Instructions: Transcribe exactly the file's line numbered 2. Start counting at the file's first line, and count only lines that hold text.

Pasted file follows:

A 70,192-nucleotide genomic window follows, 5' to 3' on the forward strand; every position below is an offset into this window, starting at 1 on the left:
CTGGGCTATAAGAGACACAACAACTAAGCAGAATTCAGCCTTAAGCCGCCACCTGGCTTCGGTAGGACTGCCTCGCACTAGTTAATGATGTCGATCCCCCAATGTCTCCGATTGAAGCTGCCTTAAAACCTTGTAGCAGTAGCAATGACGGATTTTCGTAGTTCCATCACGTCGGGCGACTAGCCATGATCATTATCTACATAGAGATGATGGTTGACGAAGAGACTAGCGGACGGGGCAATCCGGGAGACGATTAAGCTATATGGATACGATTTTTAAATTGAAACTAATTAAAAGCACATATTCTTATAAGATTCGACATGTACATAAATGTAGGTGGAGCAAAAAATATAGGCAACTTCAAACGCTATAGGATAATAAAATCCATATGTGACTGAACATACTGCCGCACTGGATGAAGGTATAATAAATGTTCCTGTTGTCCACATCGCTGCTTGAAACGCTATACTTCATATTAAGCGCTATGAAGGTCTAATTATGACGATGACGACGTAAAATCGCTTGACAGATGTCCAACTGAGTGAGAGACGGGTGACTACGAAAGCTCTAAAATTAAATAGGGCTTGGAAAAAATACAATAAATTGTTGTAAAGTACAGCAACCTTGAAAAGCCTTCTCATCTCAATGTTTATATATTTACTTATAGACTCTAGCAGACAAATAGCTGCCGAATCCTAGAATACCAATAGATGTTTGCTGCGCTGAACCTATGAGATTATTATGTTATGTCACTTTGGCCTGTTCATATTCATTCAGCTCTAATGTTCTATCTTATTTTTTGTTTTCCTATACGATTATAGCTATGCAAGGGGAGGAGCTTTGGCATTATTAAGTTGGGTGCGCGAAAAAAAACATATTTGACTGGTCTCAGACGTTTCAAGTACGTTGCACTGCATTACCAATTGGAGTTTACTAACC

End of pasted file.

CTGGGCTATAAGAGACACAACAACTAAGCAGAATTCAGCCTTAAGCCGCCACCTGGCTTCGGTAGGACTGCCTCGCACTAGTTAATGATGTCGATCCCCCAATGTCTCCGATTGAAGCTGCCTTAAAACCTTGTAGCAGTAGCAATGACGGATTTTCGTAGTTCCATCACGTCGGGCGACTAGCCATGATCATTATCTACATAGAGATGATGGTTGACGAAGAGACTAGCGGACGGGGCAATCCGGGAGACGATTAAGCTATATGGATACGATTTTTAAATTGAAACTAATTAAAAGCACATATTCTTATAAGATTCGACATGTACATAAATGTAGGTGGAGCAAAAAATATAGGCAACTTCAAACGCTATAGGATAATAAAATCCATATGTGACTGAACATACTGCCGCACTGGATGAAGGTATAATAAATGTTCCTGTTGTCCACATCGCTGCTTGAAACGCTATACTTCATATTAAGCGCTATGAAGGTCTAATTATGACGATGACGACGTAAAATCGCTTGACAGATGTCCAACTGAGTGAGAGACGGGTGACTACGAAAGCTCTAAAATTAAATAGGGCTTGGAAAAAATACAATAAATTGTTGTAAAGTACAGCAACCTTGAAAAGCCTTCTCATCTCAATGTTTATATATTTACTTATAGACTCTAGCAGACAAATAGCTGCCGAATCCTAGAATACCAATAGATGTTTGCTGCGCTGAACCTATGAGATTATTATGTTATGTCACTTTGGCCTGTTCATATTCATTCAGCTCTAATGTTCTATCTTATTTTTTGTTTTCCTATACGATTATAGCTATGCAAGGGGAGGAGCTTTGGCATTATTAAGTTGGGTGCGCGAAAAAAAACATATTTGACTGGTCTCAGACGTTTCAAGTACGTTGCACTGCATTACCAATTGGAGTTTACTAACC